Technology: Peak or Plateau?

Our current generation is considered to be at the peak of technology, the threshold of advancement. But is this really true?

Consider mid-15th century France. Anyone who has read “The Hunchback of Notre Dame” knows that the country’s clergy believed the Antichrist had come and world was soon to end, all due to the invention of the printing press. Now, ideas that were not Biblical or related to the promotion of religion could circulate through the masses. Knowledge would become accessible to all.
Or consider the United States government around the time of World War I. The US Patent Office was going to close down in 1918 since mankind had believed that all that could have been invented already had been. We thought we had reached our threshold to technological advancement almost 100 years ago.
So why should we believe that now? We live in an age where we consider ourselves to be in the climax of our lives; however, what if we are going through a dark point, and one thousand years from now, this century is considered to be the “Dark Century,” similar to how 500-1500 A.D. is often termed as the “Dark Ages.” We are only holding ourselves back if we consider ourselves to have reached our utmost creative point.
Yet all this technology that we have created has taken a very interesting affect on our human rapport: it has created a society that focuses on the individual rather than the communal.
On the bus, in line at the DMV, or walking to class are all inevitably situations where most of us are checking phones — smart or otherwise — for texts, missed calls and the like. Some of us check Twitter, Facebook, Tumblr and other networking websites for another dose of connection to the people that we know or don’t know.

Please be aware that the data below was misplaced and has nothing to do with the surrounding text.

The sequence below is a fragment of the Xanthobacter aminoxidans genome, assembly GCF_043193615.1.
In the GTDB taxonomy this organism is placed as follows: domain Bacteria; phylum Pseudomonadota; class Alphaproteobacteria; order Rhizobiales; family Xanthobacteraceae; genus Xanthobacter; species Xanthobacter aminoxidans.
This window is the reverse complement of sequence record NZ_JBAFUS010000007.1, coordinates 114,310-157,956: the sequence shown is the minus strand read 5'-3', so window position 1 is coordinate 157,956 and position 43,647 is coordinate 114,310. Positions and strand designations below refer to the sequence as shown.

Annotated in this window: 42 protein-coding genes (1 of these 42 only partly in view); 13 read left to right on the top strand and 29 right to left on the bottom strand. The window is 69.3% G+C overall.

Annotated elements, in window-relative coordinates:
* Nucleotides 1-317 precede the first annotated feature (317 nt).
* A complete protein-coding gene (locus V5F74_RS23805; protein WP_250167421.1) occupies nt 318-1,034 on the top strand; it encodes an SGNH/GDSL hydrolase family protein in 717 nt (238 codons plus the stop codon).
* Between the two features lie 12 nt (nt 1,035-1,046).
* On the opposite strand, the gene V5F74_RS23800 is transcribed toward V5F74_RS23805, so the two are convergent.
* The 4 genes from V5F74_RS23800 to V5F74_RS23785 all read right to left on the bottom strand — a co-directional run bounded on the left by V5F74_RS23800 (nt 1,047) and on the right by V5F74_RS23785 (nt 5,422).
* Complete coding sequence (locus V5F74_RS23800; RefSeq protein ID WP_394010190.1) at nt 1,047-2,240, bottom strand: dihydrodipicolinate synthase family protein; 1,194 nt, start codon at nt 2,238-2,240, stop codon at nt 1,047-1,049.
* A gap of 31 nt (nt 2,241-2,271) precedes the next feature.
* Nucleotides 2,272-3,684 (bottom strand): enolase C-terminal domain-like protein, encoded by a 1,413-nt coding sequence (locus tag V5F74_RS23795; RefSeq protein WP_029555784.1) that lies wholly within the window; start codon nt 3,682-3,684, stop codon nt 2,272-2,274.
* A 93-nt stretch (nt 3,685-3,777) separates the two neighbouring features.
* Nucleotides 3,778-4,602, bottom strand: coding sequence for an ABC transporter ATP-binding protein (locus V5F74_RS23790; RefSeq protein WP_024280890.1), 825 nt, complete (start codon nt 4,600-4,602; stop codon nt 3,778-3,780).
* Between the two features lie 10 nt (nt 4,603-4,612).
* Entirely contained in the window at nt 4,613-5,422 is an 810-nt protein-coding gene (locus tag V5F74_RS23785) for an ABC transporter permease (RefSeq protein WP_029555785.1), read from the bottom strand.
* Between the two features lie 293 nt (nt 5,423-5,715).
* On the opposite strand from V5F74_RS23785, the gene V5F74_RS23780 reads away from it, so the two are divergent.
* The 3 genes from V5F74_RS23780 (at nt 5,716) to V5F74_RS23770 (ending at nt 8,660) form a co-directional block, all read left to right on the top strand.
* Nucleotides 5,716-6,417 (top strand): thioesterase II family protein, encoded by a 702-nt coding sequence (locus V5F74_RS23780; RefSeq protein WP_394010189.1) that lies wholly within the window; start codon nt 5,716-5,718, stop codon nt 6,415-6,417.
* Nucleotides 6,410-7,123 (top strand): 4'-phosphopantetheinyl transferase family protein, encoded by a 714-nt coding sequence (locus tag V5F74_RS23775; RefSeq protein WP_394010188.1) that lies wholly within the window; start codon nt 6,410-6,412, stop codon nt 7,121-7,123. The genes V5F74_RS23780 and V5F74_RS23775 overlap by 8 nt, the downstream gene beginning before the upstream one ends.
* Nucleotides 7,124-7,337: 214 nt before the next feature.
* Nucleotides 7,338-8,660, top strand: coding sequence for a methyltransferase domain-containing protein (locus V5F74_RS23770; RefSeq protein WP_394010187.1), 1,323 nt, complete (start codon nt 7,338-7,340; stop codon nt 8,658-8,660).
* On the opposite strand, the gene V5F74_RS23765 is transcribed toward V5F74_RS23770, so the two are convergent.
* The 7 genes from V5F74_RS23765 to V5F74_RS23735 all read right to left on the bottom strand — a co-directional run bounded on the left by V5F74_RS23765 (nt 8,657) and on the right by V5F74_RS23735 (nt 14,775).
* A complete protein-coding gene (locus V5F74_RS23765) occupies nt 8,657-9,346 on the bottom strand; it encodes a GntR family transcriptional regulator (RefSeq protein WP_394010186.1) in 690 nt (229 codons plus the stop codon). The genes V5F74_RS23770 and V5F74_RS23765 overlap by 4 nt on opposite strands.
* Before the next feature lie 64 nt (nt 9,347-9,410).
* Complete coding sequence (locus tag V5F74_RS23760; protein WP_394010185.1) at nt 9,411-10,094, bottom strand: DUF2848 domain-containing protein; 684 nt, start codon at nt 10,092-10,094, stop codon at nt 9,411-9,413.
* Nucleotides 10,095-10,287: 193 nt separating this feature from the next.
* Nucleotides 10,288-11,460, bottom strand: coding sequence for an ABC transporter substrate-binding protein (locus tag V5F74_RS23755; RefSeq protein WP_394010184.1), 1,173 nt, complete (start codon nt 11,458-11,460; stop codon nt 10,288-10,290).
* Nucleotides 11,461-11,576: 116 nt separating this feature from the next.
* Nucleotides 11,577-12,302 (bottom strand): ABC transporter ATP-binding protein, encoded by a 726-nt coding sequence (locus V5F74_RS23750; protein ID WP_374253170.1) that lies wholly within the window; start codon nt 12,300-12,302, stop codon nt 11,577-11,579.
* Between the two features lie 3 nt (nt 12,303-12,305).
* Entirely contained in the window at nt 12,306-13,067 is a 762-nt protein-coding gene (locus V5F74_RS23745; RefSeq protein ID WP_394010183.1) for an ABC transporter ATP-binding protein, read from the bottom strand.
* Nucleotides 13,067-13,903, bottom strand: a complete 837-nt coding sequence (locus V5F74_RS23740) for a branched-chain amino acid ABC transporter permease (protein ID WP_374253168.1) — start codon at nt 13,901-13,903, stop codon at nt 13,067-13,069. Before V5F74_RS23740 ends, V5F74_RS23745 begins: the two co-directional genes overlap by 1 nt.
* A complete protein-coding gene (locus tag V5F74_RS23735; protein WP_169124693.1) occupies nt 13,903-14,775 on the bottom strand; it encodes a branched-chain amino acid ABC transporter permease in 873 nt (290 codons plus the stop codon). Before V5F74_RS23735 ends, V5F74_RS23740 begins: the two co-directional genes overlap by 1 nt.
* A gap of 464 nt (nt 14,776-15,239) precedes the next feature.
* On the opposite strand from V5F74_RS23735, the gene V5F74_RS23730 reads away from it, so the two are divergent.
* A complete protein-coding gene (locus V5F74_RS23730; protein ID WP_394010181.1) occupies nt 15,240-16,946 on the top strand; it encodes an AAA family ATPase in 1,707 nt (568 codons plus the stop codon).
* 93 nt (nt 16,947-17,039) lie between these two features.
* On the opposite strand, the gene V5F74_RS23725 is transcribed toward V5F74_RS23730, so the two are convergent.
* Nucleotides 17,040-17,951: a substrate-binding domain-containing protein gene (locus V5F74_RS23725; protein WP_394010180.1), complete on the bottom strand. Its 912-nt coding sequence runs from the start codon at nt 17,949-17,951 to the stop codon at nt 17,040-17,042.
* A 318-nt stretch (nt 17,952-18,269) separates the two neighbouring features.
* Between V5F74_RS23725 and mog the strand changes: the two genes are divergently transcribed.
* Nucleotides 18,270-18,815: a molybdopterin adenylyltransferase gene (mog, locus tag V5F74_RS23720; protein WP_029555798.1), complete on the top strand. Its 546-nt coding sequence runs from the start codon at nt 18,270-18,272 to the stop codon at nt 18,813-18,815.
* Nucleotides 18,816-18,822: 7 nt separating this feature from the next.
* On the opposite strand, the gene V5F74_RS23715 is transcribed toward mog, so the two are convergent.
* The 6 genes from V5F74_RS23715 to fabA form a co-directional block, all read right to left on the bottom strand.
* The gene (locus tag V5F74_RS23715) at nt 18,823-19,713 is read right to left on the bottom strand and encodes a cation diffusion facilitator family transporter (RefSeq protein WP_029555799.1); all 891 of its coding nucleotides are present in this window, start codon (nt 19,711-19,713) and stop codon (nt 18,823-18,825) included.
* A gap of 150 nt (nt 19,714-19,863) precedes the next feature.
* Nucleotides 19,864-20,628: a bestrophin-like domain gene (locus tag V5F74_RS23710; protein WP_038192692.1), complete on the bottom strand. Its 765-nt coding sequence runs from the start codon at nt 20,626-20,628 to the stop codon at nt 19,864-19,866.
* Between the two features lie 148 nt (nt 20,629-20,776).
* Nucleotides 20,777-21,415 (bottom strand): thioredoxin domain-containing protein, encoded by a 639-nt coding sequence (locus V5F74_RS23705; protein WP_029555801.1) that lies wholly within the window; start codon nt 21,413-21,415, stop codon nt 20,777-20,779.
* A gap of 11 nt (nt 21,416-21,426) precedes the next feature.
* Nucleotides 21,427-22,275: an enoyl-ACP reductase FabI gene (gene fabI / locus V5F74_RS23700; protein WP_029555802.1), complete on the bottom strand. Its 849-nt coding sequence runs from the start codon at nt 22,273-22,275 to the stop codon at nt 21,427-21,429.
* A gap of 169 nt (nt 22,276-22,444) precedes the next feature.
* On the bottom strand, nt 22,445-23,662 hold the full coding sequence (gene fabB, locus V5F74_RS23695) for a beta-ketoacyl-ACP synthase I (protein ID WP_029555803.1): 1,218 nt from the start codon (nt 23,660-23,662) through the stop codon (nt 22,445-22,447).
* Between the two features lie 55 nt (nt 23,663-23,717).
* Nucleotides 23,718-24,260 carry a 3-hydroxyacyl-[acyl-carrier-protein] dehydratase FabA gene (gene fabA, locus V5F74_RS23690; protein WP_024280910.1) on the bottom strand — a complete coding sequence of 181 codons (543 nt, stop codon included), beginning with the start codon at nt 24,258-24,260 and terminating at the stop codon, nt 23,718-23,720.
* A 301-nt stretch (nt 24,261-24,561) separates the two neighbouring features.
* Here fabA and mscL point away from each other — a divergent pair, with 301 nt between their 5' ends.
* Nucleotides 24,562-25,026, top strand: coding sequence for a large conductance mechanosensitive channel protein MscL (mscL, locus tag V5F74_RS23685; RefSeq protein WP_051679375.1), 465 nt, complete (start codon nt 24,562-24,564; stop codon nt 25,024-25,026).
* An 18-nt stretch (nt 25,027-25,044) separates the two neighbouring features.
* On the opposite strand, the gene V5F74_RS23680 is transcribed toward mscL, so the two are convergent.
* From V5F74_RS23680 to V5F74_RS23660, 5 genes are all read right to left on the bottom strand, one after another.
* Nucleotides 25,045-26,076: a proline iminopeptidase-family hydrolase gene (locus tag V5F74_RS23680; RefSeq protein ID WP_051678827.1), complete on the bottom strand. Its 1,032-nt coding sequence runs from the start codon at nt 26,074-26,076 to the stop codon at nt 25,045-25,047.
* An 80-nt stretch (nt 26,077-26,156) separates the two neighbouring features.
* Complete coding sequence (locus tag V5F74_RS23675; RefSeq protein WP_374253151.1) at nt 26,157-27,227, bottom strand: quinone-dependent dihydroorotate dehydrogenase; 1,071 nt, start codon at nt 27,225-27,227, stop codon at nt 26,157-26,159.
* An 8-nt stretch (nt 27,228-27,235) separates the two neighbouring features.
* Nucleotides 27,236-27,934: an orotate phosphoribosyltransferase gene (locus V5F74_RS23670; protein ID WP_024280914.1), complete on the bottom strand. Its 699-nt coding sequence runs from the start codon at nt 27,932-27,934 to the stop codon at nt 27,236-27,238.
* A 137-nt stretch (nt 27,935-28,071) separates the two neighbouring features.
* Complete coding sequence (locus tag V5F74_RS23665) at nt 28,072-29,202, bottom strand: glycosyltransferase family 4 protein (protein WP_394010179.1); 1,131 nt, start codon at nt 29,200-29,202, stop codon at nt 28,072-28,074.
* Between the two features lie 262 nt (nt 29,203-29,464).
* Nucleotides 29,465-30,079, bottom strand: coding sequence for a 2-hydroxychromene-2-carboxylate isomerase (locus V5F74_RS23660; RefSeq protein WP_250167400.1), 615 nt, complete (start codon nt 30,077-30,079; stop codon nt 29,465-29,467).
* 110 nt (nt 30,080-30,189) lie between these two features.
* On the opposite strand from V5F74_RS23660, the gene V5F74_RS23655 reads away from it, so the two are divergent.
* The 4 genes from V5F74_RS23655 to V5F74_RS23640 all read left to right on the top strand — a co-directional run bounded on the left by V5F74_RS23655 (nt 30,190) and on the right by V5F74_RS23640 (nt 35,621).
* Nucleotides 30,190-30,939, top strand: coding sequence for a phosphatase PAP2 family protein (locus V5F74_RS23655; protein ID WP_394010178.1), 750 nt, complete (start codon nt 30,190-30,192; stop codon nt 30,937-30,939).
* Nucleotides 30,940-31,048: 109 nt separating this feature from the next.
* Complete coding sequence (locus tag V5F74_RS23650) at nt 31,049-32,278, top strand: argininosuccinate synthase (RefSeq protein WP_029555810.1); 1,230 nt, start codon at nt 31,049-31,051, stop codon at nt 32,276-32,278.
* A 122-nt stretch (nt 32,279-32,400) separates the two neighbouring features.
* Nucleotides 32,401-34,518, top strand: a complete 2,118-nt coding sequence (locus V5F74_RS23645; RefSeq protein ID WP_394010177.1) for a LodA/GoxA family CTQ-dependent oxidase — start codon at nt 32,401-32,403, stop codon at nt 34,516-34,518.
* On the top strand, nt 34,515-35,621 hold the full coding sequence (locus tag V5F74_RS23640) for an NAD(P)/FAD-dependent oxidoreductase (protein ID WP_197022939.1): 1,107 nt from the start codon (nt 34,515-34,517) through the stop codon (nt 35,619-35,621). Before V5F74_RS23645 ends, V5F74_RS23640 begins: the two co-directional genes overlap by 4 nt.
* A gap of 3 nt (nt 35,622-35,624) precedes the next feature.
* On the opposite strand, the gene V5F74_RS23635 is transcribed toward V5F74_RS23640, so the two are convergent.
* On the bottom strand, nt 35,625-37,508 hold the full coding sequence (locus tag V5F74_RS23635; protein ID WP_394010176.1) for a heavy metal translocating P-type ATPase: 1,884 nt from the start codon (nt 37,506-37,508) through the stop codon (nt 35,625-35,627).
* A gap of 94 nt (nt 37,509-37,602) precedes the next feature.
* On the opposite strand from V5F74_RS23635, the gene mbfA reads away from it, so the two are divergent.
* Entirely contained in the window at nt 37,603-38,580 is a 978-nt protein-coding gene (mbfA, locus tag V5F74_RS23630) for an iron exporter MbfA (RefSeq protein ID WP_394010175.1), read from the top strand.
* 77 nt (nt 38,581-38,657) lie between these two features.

Remember the Windows Phone commercials, where they marketed their devices in a way that they encouraged using their phones less and spending more time in the “real world?” The irony there is that smartphones have effectively complicated our lives, and some of us don’t even realize it.
Just think, devices market themselves on simplicity and ease of use. Need to check your emails on the go? Well, now you can. But really, stop to think about that. Is that really making your life simpler, or is it now simply an avenue for your employer, mother, friends or whoever else to expect a reply from you no matter what, no matter where you are? That sounds like unnecessary stress.
Think back to a time before modern technology. Humanity had significantly more leisure time before society turned toward a system of hyper-productivity and a constant mentality of “I need to be doing something or else I’m lazy and won’t be able to pay my bills.” Think of the time you’re on your phone checking your Twitter feed, or on your laptop watching television. Now, imagine if you spent all that time doing what someone in the 19th century would have done: perfecting their musical talents, writing abilities or whatever it was their passion was. The possibilities are almost endless if you consider the sheer amount of time we use thinking that we’re simplifying our lives instead of unintentionally complicating it.
So no, we should not fear that we have reached the end of an era, that we are the last humans to ever live since inevitably we cannot get more creative or better ourselves past this current point, think of the Black Plague in the mid-14th century, which wiped out two-thirds of the world’s population. But we should fear in the manner of our advancement and whether or not our technological connections are actually bettering our societies.
The bad, as well as the good, comes and goes, and if history is any testimony to the future, we will still be here, kicking and fighting, creating much more than we currently think possible. We just need to make sure that we fight for a better future for our creativity.

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